Speed Reads

Glass Houses

Trump says his Doral club doesn't have bedbugs, doesn't mention the roaches and other health-code violations.

Bedbugs.

The New York Times has an infestation, and one of its conservative columnists is getting slammed — even by President Trump — for complaining about being called a bedbug by a guy on Twitter. And after Trump spent a not insignificant portion of his taxpayer-funded trip to Biarritz, France, doing a hard sell on hosting world leaders at his private Doral golf resort outside Miami, people rediscovered that the Trump Organization settled a lawsuit in 2017 with a guest who said his face, back, and arms had been devoured by bedbugs at the Doral's luxury Jack Nicklaus Villa in 2016.

The confidential bedbug settlement is real, but on Twitter, Trump insisted — twice — that the bedbugs were fake.

Well, you know what they say about people with verminous properties throwing tweets...

"Investigators never found bedbugs" among the Doral's "lengthy history of health-code violations," The Washington Post reports. "But the Florida Department of Business and Professional Regulation has discovered numerous problems in recent years," ranging from "minor complaints such as dirty kitchen appliances, to more egregious violations such as live roaches near ovens and food preparation areas."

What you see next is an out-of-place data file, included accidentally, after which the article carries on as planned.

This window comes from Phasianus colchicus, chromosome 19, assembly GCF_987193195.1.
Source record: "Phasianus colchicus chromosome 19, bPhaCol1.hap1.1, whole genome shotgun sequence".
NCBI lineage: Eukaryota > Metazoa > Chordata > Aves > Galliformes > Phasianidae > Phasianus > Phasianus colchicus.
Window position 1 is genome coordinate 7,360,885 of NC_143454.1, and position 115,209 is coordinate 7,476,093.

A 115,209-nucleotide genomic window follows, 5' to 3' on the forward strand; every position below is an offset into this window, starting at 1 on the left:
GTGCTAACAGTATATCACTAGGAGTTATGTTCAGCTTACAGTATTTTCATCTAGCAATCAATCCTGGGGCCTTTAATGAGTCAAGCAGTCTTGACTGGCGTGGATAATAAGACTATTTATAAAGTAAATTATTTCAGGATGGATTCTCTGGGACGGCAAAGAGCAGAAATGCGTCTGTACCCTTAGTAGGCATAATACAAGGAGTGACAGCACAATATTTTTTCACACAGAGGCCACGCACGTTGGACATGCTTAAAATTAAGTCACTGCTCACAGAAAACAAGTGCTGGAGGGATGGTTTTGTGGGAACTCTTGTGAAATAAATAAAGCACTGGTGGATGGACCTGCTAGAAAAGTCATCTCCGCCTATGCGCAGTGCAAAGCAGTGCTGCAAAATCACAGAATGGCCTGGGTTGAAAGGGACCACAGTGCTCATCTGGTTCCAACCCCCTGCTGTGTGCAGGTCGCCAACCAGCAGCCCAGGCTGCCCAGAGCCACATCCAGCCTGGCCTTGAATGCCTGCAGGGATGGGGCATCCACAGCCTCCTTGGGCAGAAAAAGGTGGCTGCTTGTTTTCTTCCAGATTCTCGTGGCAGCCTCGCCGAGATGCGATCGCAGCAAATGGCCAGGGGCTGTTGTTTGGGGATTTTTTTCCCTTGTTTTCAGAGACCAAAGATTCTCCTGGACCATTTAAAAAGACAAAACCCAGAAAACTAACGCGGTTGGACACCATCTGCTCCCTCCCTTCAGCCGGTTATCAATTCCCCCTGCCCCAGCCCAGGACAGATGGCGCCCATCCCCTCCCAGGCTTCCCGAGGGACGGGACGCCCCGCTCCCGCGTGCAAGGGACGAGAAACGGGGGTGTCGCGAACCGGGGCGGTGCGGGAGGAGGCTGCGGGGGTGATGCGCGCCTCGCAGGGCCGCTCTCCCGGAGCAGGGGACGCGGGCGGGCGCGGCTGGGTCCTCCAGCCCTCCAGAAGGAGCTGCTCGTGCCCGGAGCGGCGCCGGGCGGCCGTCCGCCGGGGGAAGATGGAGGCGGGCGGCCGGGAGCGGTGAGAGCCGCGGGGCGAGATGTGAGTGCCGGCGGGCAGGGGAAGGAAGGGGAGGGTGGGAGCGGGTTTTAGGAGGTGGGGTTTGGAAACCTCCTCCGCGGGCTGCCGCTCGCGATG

It's not just the Doral — New York health inspectors found mice "filth flies," and roaches in Trump Tower's food areas in recent years, The Daily Beast reported. "Trump Tower's roach situation, though, paled in comparison to the infestation at Doral, where Florida authorities reported 524 health-code violations from 2013 to 2018."

Those violations included "approximately 20-25 live roaches ... in the kitchen food prep area and behind a utensil table inside a wall crack" in 2015, plus "live, small flying insects" and other food-related issues. The violations were so egregious that inspectors recommended the state temporarily shut down the Doral kitchen, though it's not clear anything happened other than an $800 fine.

"Despite the resort's recurring issues, however, investigators found almost no problems during a May inspection," the Post notes. Read more about the Doral's various health code violations at The Washington Post.